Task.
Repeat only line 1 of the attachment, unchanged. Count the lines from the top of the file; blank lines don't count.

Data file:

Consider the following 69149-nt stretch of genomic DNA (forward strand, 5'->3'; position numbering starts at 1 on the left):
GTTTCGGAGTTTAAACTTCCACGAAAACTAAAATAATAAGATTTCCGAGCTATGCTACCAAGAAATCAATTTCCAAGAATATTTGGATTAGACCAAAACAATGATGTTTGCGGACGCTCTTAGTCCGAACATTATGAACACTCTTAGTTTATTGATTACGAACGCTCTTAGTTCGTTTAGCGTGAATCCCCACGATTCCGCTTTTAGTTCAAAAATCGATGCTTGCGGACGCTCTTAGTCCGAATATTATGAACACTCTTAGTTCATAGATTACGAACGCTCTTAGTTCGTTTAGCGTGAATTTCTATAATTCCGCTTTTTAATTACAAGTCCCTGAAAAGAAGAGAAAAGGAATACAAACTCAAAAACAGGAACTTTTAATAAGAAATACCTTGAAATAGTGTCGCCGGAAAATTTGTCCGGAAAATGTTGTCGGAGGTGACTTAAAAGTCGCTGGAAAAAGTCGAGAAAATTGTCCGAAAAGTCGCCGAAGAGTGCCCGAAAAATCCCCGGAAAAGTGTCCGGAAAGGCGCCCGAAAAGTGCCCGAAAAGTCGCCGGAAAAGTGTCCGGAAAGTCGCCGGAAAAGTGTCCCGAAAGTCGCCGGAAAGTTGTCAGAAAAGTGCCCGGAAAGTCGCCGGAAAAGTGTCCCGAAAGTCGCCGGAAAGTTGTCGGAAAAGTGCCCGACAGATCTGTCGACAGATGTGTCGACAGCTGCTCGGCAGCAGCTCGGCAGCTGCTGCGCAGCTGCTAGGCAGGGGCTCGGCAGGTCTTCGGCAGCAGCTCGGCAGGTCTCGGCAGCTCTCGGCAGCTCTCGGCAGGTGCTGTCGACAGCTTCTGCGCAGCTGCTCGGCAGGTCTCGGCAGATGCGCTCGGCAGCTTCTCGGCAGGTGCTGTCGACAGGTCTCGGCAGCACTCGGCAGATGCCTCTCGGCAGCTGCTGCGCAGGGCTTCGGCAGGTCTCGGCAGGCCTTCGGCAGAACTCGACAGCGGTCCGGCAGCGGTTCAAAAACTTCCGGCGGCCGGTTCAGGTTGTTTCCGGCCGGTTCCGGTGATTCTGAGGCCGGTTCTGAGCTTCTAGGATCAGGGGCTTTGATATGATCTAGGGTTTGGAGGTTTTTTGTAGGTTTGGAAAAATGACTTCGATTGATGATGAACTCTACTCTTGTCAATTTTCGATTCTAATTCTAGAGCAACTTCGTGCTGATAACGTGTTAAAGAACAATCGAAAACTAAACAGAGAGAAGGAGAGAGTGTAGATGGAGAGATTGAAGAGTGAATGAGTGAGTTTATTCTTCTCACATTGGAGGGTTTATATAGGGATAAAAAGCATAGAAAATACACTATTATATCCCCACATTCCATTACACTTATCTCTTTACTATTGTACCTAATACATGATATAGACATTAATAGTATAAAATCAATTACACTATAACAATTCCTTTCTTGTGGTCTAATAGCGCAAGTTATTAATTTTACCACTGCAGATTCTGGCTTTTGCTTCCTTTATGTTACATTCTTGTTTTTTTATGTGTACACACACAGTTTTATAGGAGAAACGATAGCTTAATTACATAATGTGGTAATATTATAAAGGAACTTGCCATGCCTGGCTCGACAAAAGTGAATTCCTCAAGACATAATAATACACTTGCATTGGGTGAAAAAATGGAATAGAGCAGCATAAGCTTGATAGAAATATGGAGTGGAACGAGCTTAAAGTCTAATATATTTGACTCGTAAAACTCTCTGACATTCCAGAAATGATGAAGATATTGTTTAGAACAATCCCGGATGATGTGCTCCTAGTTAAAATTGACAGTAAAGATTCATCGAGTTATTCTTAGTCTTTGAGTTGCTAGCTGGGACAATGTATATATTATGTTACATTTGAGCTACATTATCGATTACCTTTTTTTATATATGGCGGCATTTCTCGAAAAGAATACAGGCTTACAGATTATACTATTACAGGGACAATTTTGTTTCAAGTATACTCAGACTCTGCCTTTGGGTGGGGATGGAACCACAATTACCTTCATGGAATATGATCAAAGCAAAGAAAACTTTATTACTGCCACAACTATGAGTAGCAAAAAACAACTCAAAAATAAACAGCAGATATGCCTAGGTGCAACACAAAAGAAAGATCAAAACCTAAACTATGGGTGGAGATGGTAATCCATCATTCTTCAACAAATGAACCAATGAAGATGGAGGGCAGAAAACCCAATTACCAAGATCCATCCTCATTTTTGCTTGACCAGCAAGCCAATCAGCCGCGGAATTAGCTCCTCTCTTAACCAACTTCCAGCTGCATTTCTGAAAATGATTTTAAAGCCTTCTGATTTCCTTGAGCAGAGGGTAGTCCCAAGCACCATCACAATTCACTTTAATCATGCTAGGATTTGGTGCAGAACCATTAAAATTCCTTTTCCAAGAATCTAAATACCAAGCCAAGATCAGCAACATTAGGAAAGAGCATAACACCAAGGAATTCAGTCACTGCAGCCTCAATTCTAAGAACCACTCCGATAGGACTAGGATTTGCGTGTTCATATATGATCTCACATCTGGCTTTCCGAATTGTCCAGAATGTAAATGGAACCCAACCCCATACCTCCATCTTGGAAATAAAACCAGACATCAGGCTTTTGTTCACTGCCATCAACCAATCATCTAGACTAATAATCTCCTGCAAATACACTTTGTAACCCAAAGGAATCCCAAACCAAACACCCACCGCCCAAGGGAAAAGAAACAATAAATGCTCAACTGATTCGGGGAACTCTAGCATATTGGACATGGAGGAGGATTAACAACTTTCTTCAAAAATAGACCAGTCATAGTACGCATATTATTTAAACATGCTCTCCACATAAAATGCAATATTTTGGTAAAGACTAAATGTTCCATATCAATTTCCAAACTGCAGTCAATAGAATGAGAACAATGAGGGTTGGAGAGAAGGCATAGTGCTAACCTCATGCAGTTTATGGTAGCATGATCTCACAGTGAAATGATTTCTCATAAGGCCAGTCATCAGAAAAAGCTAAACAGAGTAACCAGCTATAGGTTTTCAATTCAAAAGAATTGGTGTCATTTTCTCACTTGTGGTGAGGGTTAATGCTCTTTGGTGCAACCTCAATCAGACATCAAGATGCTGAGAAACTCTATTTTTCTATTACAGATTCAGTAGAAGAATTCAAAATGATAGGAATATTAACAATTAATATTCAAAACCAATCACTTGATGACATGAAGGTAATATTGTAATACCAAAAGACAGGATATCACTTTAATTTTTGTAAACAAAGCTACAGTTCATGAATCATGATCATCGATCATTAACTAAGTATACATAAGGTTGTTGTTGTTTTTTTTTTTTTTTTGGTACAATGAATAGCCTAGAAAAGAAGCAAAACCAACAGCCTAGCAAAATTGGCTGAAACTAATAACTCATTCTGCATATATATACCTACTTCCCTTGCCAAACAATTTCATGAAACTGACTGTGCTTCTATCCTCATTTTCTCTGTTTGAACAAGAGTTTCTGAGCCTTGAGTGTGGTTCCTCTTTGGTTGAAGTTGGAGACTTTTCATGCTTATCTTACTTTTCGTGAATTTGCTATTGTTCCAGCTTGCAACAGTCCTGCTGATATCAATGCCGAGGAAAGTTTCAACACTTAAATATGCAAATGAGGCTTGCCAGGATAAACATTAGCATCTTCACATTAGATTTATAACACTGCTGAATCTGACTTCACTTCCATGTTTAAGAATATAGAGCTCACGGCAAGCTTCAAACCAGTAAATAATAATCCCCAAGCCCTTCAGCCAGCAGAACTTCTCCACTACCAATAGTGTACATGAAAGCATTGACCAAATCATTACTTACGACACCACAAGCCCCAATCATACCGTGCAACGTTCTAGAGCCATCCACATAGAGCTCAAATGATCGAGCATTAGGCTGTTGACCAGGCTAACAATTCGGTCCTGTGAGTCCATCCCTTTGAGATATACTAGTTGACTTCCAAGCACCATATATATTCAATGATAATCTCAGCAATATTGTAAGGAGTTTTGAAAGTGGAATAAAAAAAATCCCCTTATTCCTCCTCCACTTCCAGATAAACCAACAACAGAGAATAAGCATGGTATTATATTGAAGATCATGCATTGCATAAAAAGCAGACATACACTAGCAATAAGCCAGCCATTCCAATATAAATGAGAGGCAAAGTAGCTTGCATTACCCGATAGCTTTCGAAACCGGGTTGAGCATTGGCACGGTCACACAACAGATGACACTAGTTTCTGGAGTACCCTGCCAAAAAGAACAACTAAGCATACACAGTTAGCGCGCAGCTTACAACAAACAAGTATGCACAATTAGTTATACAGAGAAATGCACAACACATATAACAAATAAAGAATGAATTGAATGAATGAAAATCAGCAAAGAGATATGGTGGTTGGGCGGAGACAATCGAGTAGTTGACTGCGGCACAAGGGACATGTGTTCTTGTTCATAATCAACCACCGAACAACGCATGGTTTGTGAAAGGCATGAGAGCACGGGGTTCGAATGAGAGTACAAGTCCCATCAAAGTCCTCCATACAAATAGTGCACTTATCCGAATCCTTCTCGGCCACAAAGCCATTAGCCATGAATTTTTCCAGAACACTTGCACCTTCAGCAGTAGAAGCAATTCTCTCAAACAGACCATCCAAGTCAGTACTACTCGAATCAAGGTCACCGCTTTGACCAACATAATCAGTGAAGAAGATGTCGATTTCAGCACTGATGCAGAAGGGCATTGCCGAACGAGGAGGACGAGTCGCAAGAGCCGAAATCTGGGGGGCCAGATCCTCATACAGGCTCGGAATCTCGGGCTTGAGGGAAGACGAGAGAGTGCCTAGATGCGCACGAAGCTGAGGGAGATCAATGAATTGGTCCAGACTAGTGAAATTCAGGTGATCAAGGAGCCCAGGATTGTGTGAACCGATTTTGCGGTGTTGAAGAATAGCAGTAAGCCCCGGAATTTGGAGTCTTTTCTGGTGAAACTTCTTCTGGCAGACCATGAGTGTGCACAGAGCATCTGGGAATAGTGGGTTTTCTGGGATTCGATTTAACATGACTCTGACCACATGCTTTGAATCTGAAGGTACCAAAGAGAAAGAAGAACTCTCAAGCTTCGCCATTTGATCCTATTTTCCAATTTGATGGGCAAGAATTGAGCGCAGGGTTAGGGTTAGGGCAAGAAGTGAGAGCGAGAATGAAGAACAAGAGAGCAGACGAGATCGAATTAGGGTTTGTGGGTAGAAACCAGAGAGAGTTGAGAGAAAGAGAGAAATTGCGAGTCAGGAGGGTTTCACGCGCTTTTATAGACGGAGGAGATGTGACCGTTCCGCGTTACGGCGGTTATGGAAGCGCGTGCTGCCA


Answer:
Consider the following 69149-nt stretch of genomic DNA (forward strand, 5'->3'; position numbering starts at 1 on the left):